Behind “Butterfly Flutters” Author:Yang Xiaoyan Date: 2012-08-30 Size:
In my view, what Jiang Heng seeks to express is an issue to do with growth and development, which is accompanied by constant chaos, incessant coaching and upbraiding, and infatuated dreamlike youth imagination.

Behind “Butterfly Flutters”

——Revisiting Jiang Heng’s Material Worship and the Patriarchic Mindset behind it

Yang Xiaoyan

I once commented on Jiang Heng’s works and was of the opinion that the conception of “cartoon” did not fully explain his artistic pursuit. In my view, what Jiang Heng seeks to express is an issue to do with growth and development, which is accompanied by constant chaos, incessant coaching and upbraiding, and infatuated dreamlike youth imagination. It is a denial of growing up either genuinely or spuriously, in the intervention of the legitimization of adult society. There are three keywords to this: growth, material desire and idol. I think that the artistic practice and significance of Jiang Heng’s art reside in these three keywords.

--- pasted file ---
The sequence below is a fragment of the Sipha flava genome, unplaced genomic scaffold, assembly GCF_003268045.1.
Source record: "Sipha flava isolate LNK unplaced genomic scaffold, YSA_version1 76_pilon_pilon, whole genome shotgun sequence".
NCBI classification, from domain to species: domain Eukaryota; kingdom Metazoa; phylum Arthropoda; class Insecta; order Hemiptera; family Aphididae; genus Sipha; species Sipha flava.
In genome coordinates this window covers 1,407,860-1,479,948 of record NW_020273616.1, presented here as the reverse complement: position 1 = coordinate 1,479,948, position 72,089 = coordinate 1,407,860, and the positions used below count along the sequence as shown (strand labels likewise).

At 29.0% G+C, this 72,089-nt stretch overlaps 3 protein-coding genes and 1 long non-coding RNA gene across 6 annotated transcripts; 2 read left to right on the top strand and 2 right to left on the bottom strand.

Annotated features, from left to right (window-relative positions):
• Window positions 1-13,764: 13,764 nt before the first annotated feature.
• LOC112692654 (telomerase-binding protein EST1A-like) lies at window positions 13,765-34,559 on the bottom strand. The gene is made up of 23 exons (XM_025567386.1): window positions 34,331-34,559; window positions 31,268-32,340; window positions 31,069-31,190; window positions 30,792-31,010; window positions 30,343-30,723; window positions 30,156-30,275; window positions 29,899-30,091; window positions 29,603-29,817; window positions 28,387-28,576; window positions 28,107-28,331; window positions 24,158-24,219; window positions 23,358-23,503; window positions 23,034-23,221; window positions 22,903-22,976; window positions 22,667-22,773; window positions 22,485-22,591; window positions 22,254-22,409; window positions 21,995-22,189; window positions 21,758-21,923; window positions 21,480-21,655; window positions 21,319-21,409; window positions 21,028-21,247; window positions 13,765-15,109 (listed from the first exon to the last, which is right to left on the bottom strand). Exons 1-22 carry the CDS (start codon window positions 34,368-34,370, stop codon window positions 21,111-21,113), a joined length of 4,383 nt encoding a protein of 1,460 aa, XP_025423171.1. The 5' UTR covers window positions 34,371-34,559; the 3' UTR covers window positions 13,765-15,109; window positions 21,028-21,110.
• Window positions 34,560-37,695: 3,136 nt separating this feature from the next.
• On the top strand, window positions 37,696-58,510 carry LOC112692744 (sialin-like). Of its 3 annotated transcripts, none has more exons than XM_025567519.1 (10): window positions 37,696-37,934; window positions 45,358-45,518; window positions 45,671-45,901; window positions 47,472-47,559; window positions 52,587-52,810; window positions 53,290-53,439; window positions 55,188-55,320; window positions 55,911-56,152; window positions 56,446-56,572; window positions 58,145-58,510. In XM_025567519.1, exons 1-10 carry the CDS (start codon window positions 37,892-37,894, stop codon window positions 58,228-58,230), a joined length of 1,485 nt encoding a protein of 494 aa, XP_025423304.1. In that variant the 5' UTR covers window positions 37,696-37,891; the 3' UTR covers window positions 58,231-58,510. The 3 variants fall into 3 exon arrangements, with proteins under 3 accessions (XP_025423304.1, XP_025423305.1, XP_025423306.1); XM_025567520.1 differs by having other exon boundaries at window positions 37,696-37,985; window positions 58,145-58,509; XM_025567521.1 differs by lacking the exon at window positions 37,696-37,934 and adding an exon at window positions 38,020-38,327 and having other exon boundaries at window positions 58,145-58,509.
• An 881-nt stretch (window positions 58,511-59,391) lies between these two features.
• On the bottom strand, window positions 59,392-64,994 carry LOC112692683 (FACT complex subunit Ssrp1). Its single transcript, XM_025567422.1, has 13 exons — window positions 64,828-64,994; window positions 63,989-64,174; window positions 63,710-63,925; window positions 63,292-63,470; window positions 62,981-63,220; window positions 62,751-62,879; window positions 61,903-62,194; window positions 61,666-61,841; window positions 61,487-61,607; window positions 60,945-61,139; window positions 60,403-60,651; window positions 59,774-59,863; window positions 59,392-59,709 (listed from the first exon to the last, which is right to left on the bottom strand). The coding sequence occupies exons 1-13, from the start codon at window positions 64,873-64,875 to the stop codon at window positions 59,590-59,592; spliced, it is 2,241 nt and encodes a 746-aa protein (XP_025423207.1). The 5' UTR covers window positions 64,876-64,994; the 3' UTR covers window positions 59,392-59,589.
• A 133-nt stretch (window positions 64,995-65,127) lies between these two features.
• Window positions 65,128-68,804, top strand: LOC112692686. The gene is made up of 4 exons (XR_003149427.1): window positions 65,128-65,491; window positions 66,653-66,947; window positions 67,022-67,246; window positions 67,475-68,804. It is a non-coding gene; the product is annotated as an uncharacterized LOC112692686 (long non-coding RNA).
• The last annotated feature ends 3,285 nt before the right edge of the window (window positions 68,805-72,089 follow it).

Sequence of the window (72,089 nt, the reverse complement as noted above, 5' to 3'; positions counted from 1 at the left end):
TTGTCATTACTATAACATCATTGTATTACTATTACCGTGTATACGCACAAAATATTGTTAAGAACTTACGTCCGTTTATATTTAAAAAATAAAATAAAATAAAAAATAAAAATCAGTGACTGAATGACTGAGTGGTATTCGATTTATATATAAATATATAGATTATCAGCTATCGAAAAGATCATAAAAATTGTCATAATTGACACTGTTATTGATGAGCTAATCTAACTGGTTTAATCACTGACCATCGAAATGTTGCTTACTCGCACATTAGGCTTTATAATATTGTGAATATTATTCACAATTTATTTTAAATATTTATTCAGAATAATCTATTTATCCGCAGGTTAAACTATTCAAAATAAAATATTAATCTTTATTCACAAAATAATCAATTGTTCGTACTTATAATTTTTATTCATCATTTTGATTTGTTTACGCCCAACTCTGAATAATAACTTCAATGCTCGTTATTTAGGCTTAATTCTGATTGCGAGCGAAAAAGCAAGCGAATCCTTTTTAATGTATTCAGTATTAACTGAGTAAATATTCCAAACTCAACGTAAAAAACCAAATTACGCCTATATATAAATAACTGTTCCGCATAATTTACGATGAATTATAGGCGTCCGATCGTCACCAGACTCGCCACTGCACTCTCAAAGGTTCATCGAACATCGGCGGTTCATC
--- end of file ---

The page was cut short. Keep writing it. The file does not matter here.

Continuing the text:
The first keyword is growth.

I still remember the word by French existentialist writer Jean Paul Sartre, which basically means that one can not choose his birth; and at one’s birth, he is thrust into adult society. I cannot remember his exact words but the meaning is there and it complies with the basic laws of existentialism, which is “existence precedes essence”. In Sartre’s view, people are not born with the thing-in-itself; it is given to us after birth by the external environment, which, to us, is the adult society. Therefore, one’s birth constitutes one episode, in which one is thrust into the society. Once he is there, the adult society starts “writing” on and “shaping” his nature/essence, until he is remade, or as most philosophers argue, is possessed with an inherent existence. From the standpoint of existentialism, the essence in one’s nature is not born but imposed upon him. One’s nature is not self-derivative but other things will derive from it, such as the predetermined essence that philosophers discuss.